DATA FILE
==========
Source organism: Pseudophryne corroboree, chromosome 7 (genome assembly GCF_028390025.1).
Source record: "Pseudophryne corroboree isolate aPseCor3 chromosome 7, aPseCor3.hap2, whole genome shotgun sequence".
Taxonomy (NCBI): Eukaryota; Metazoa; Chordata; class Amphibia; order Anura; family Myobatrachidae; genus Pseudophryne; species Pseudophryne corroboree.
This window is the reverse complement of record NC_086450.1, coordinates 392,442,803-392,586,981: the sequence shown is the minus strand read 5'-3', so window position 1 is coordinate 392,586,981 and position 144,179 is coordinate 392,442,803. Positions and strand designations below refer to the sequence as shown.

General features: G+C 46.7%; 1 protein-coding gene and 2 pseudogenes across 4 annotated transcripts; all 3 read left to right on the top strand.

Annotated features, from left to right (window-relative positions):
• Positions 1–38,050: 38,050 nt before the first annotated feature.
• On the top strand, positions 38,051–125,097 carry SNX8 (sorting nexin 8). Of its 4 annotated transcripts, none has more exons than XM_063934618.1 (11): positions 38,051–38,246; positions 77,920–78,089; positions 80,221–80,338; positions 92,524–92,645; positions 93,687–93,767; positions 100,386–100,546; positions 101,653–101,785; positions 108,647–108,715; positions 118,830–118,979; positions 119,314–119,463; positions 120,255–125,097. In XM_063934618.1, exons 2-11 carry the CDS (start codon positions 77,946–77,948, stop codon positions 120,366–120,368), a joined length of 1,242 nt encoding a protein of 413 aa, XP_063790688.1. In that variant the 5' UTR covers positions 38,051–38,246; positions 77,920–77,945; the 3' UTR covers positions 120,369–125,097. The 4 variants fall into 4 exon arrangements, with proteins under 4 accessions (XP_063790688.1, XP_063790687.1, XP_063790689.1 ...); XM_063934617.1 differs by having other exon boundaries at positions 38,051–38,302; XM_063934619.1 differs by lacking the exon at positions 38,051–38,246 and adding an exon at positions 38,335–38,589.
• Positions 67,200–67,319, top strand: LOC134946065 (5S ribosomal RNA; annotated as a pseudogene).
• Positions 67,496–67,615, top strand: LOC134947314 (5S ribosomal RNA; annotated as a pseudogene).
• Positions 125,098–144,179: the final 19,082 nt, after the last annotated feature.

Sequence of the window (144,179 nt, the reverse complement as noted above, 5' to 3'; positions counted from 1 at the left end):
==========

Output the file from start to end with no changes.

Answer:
Source organism: Pseudophryne corroboree, chromosome 7 (genome assembly GCF_028390025.1).
Source record: "Pseudophryne corroboree isolate aPseCor3 chromosome 7, aPseCor3.hap2, whole genome shotgun sequence".
Taxonomy (NCBI): Eukaryota; Metazoa; Chordata; class Amphibia; order Anura; family Myobatrachidae; genus Pseudophryne; species Pseudophryne corroboree.
This window is the reverse complement of record NC_086450.1, coordinates 392,442,803-392,586,981: the sequence shown is the minus strand read 5'-3', so window position 1 is coordinate 392,586,981 and position 144,179 is coordinate 392,442,803. Positions and strand designations below refer to the sequence as shown.

General features: G+C 46.7%; 1 protein-coding gene and 2 pseudogenes across 4 annotated transcripts; all 3 read left to right on the top strand.

Annotated features, from left to right (window-relative positions):
• Positions 1–38,050: 38,050 nt before the first annotated feature.
• On the top strand, positions 38,051–125,097 carry SNX8 (sorting nexin 8). Of its 4 annotated transcripts, none has more exons than XM_063934618.1 (11): positions 38,051–38,246; positions 77,920–78,089; positions 80,221–80,338; positions 92,524–92,645; positions 93,687–93,767; positions 100,386–100,546; positions 101,653–101,785; positions 108,647–108,715; positions 118,830–118,979; positions 119,314–119,463; positions 120,255–125,097. In XM_063934618.1, exons 2-11 carry the CDS (start codon positions 77,946–77,948, stop codon positions 120,366–120,368), a joined length of 1,242 nt encoding a protein of 413 aa, XP_063790688.1. In that variant the 5' UTR covers positions 38,051–38,246; positions 77,920–77,945; the 3' UTR covers positions 120,369–125,097. The 4 variants fall into 4 exon arrangements, with proteins under 4 accessions (XP_063790688.1, XP_063790687.1, XP_063790689.1 ...); XM_063934617.1 differs by having other exon boundaries at positions 38,051–38,302; XM_063934619.1 differs by lacking the exon at positions 38,051–38,246 and adding an exon at positions 38,335–38,589.
• Positions 67,200–67,319, top strand: LOC134946065 (5S ribosomal RNA; annotated as a pseudogene).
• Positions 67,496–67,615, top strand: LOC134947314 (5S ribosomal RNA; annotated as a pseudogene).
• Positions 125,098–144,179: the final 19,082 nt, after the last annotated feature.

Sequence of the window (144,179 nt, the reverse complement as noted above, 5' to 3'; positions counted from 1 at the left end):